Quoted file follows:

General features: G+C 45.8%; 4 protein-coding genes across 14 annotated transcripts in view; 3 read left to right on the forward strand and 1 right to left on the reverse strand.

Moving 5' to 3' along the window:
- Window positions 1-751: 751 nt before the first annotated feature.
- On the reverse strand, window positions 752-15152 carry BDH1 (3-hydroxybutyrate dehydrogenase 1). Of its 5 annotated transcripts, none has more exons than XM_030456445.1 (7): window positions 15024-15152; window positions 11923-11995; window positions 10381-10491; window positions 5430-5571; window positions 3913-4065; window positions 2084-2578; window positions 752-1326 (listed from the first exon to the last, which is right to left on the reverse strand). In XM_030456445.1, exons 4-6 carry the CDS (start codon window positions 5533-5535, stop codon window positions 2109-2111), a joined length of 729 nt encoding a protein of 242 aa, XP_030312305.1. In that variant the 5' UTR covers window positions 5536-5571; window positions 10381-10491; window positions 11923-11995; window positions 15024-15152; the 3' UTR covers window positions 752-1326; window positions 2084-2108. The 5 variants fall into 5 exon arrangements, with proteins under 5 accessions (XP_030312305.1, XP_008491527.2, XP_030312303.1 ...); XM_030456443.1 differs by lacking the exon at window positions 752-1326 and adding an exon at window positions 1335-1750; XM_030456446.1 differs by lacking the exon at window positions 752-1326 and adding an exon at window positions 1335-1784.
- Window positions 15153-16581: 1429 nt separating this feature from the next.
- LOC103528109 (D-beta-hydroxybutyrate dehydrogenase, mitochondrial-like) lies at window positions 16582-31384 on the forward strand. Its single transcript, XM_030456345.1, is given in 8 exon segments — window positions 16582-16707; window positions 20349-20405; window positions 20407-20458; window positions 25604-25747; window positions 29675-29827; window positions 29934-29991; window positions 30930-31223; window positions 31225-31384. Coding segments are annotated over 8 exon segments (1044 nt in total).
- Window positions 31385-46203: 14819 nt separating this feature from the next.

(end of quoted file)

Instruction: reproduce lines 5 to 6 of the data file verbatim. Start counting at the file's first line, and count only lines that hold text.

- Window positions 15153-16581: 1429 nt separating this feature from the next.
- LOC103528109 (D-beta-hydroxybutyrate dehydrogenase, mitochondrial-like) lies at window positions 16582-31384 on the forward strand. Its single transcript, XM_030456345.1, is given in 8 exon segments — window positions 16582-16707; window positions 20349-20405; window positions 20407-20458; window positions 25604-25747; window positions 29675-29827; window positions 29934-29991; window positions 30930-31223; window positions 31225-31384. Coding segments are annotated over 8 exon segments (1044 nt in total).